The main function space integrates meeting rooms, flex space, and a test kitchen. Adding expansive bands of LED screens provides a technological window to the world and a dramatic presentation tool. While movable walls allow versatile configurations of open or closed spaces, modular tables within the large meeting room are easily reorganized as tables for four to readily adapt for hosting public events. The test kitchen enables corporate chefs to meet, sample, and taste, or make product presentations within an engaging environment that enlivens the dairy community’s commitment to collaboration. 

With a mandate for no cows or farms motifs, the design aesthetic embraces an uncluttered, durable, and pragmatic sensibility infused with exuberant zips of colour, light, and imagery. Abstractly paying homage to its heritage, the high contrast palette enforces a milky white base, accented by quintessential reverence to the creamery and farming tradition.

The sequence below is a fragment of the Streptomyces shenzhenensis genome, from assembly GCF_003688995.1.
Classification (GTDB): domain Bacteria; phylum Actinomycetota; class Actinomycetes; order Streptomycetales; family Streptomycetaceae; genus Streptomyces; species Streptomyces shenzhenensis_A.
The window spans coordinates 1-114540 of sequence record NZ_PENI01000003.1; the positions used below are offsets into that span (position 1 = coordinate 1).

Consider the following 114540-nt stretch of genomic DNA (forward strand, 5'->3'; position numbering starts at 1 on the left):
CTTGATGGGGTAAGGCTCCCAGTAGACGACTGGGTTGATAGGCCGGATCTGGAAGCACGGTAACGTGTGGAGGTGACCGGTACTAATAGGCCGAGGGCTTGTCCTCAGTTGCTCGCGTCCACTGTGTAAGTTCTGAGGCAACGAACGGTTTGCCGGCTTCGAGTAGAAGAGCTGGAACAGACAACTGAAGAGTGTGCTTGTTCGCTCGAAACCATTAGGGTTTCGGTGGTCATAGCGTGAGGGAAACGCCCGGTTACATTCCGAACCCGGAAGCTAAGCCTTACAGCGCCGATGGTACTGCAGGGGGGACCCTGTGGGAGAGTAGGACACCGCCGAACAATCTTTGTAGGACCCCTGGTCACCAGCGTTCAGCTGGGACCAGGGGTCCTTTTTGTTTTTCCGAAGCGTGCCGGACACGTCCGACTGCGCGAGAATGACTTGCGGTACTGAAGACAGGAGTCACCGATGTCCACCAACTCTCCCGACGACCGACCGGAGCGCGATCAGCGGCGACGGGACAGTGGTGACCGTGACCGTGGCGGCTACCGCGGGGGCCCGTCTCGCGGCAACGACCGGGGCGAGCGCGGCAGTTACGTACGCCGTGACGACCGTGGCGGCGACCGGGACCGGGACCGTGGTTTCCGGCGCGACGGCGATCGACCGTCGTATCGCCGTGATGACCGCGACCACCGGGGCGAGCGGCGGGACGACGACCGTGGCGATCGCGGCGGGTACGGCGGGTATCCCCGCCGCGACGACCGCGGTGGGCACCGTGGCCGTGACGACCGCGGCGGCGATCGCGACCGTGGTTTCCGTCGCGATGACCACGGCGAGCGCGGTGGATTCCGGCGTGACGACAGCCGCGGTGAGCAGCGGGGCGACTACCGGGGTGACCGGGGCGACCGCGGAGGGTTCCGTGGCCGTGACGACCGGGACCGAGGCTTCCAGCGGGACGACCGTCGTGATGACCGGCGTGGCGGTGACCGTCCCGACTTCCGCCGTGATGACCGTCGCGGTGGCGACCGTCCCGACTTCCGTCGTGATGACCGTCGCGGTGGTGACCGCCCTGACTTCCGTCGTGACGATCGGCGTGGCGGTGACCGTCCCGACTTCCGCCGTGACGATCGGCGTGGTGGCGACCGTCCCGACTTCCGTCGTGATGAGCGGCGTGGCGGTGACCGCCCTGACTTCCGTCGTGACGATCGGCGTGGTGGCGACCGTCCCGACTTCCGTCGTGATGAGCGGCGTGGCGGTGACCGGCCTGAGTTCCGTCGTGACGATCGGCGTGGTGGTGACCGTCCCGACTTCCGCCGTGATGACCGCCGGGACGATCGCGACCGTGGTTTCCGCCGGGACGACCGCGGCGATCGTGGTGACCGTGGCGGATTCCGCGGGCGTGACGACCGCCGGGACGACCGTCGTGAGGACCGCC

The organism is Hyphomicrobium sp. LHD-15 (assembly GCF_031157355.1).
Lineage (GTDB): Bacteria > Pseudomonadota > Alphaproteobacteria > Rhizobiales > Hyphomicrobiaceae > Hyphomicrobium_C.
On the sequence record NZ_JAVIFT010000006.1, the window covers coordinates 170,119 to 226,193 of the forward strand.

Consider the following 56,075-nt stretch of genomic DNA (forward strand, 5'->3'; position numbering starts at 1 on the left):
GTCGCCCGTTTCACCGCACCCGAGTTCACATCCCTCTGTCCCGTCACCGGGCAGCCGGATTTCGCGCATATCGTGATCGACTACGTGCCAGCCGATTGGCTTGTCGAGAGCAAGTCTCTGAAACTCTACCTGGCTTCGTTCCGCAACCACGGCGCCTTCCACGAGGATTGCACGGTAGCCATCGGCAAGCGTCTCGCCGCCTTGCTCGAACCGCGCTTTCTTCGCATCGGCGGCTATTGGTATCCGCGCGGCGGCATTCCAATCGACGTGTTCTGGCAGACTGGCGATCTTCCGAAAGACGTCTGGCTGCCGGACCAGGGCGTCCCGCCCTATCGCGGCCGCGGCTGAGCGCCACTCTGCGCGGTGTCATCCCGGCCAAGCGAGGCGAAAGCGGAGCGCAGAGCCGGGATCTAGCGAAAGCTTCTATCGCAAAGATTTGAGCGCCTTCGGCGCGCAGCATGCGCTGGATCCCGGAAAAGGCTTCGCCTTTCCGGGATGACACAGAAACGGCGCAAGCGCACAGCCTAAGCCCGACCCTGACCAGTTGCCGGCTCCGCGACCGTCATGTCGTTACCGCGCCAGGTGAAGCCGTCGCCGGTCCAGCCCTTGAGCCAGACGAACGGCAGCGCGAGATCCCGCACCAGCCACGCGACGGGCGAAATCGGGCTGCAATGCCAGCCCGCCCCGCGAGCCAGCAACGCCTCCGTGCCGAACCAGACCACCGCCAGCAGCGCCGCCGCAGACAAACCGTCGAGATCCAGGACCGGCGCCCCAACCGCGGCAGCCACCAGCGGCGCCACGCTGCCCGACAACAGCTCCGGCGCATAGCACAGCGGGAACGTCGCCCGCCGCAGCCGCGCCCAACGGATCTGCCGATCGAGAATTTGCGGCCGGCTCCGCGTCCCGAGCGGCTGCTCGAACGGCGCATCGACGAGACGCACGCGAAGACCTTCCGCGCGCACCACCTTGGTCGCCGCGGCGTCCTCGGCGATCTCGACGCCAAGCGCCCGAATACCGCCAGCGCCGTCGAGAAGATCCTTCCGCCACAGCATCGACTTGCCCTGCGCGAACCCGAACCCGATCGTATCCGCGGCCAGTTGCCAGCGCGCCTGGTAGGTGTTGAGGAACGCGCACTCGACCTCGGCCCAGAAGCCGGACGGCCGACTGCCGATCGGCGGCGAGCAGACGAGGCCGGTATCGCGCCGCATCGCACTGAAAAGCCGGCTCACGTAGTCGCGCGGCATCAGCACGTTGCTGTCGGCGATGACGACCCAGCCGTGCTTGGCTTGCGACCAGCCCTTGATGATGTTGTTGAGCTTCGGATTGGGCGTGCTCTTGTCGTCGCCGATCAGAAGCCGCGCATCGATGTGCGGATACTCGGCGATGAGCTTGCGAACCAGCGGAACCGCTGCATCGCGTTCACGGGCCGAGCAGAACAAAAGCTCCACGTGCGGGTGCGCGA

Maintaining the design integrity of a Canadian institution

The Bank of Canada wanted to create seamless, collaborative and flexible spaces for their 1,400 employees at their existing head office, originally designed in 1970 by renowned architect Arthur Erickson.

Interior Designer: Janine Grossman, ARIDO

Design Team: Joanne D’Silva, ARIDO

Design Firm: Perkins + Will

Photographer: Double Space Photography­­

The vision was to transform the building into a series of agile and contemporary work spaces that supported organizational efficiencies and provided technology-enabled spaces. To meet this vision, the project team created a design that was based on the guiding principles of openness, transparency and workplace effectiveness and embedded flexibility and resiliency into their design interventions.

The design team maintained the integrity of the original 1970’s design by finding opportunities in the 835,000 square foot space to re-frame the original elements of the building within a modern context.